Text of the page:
Cw: slavery, violence, harassment, race
Before the semester I was worried about sticking out like a sore thumb as a POC in Nantes, but I found that there are a fair amount of POC in Nantes, and I felt pretty comfortable on the whole during my semester abroad. Read on for a some of my jumbled thoughts and reflections from the semester.
Historically, Nantes was a port during the triangle trade which in turn brought products like rum and sugar, but the ugly side of this was how it enabled and profited from the slave trade. I found that Nantes makes an effort to recognize this with the Memorial to the Abolition of Slavery (Mémorial de l'abolition de l'esclavage) and a part of the Nantes History Museum (Musée d'histoire de Nantes) about the triangle trade. I personally felt uncomfortable with the exhibit at the Nantes History Museum because it had really graphic illustrations of slaves and objects like neck shackles on display, and to me it felt like it just crossed the line of being shocking in an almost sensationalizing way instead of a meaningful one.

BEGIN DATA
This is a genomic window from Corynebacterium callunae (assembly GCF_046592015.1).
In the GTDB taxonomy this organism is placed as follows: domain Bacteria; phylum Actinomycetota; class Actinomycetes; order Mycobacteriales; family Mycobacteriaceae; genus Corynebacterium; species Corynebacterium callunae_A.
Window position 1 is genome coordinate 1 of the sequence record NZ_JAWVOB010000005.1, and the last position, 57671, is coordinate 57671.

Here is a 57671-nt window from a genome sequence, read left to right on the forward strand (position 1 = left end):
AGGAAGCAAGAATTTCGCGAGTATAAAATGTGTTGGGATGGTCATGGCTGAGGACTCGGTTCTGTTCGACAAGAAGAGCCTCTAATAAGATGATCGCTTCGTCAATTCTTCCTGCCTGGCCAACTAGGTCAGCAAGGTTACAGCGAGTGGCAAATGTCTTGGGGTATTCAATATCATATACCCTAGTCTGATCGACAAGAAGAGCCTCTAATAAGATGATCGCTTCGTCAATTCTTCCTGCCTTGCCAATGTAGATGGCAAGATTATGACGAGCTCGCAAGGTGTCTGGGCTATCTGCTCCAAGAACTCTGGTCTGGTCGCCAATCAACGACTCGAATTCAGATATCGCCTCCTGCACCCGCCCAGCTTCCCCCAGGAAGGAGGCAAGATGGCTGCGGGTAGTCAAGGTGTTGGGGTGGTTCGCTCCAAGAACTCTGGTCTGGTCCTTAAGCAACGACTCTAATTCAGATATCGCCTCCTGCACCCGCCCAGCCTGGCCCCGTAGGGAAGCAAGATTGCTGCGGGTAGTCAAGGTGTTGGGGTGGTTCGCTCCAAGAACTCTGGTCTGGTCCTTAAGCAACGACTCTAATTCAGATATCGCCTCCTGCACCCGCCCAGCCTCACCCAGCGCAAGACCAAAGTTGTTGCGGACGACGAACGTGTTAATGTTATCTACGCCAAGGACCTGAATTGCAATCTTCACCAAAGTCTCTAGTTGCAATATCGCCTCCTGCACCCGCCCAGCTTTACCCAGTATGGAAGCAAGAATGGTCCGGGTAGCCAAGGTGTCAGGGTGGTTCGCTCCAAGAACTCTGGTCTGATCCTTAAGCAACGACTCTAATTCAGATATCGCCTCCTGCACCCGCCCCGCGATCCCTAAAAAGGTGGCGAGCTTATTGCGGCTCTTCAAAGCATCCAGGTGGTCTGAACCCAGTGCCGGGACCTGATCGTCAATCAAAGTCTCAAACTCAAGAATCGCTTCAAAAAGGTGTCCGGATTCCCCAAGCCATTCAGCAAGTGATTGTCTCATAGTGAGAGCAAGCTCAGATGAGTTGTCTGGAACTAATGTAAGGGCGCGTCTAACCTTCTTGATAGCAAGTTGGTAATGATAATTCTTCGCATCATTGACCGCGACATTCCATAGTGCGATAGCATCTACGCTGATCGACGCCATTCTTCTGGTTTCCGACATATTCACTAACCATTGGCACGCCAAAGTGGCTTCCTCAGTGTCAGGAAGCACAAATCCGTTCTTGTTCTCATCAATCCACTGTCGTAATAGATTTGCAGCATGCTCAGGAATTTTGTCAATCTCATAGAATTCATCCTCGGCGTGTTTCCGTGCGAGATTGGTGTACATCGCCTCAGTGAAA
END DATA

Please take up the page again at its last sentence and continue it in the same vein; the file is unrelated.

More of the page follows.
On the whole though, I found that how race is discussed in France is different from the conversations about it in the U.S. For example, one of the videos that we watched in our French class this semester about the triangle trade asserted that the slave trade wasn’t racist and existed for economic reasons. This may be a cultural difference, but I feel that perhaps as Americans we tend to be directly address and discuss racial issues more.
On Being an American Abroad